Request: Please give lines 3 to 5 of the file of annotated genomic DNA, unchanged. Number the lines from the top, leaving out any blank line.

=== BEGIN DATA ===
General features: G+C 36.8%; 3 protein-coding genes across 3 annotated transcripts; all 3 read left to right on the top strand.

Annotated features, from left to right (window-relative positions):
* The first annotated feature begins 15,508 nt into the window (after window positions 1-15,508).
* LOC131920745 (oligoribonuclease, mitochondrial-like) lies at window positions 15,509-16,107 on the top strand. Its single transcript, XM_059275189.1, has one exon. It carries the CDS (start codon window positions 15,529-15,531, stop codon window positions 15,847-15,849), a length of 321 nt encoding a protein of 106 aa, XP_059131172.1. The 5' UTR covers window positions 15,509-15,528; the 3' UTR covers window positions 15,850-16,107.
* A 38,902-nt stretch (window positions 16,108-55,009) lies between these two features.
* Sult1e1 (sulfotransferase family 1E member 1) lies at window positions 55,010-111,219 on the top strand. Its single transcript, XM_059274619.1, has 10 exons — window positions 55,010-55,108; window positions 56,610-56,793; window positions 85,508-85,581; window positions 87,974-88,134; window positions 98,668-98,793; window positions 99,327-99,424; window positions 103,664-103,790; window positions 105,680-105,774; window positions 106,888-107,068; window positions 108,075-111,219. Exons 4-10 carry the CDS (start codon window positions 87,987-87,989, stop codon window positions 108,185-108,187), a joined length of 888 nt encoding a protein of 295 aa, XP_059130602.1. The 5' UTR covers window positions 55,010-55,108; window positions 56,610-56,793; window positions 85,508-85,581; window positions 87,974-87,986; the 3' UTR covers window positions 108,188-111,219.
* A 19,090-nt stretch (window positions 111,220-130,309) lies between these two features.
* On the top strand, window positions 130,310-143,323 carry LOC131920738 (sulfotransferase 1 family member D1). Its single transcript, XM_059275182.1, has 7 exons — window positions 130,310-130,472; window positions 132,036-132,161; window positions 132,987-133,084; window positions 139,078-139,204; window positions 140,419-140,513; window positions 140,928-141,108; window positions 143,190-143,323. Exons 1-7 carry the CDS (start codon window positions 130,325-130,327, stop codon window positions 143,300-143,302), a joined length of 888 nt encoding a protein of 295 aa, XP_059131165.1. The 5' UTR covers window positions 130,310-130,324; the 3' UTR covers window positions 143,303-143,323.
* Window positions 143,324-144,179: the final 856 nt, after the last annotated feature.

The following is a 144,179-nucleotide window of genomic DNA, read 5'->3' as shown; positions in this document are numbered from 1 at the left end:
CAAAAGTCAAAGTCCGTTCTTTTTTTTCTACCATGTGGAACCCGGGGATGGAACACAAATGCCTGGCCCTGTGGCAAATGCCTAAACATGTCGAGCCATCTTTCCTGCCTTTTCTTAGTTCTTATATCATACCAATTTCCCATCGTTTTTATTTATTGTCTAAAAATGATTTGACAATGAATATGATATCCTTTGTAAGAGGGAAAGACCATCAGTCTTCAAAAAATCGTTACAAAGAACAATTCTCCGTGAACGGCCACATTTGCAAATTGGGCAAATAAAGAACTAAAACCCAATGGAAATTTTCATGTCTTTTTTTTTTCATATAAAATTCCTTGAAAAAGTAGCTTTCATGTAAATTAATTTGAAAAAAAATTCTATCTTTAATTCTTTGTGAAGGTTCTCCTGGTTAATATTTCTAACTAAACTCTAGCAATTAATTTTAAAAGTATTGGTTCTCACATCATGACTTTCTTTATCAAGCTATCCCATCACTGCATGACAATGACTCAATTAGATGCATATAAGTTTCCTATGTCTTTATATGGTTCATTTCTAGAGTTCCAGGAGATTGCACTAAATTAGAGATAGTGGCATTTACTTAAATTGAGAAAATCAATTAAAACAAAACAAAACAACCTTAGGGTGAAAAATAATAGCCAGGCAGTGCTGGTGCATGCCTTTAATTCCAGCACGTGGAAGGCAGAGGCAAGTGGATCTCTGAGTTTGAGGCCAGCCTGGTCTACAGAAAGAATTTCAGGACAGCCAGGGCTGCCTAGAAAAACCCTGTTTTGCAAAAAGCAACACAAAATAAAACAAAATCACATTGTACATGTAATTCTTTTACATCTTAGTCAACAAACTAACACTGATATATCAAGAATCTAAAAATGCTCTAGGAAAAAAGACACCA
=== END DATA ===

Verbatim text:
* The first annotated feature begins 15,508 nt into the window (after window positions 1-15,508).
* LOC131920745 (oligoribonuclease, mitochondrial-like) lies at window positions 15,509-16,107 on the top strand. Its single transcript, XM_059275189.1, has one exon. It carries the CDS (start codon window positions 15,529-15,531, stop codon window positions 15,847-15,849), a length of 321 nt encoding a protein of 106 aa, XP_059131172.1. The 5' UTR covers window positions 15,509-15,528; the 3' UTR covers window positions 15,850-16,107.
* A 38,902-nt stretch (window positions 16,108-55,009) lies between these two features.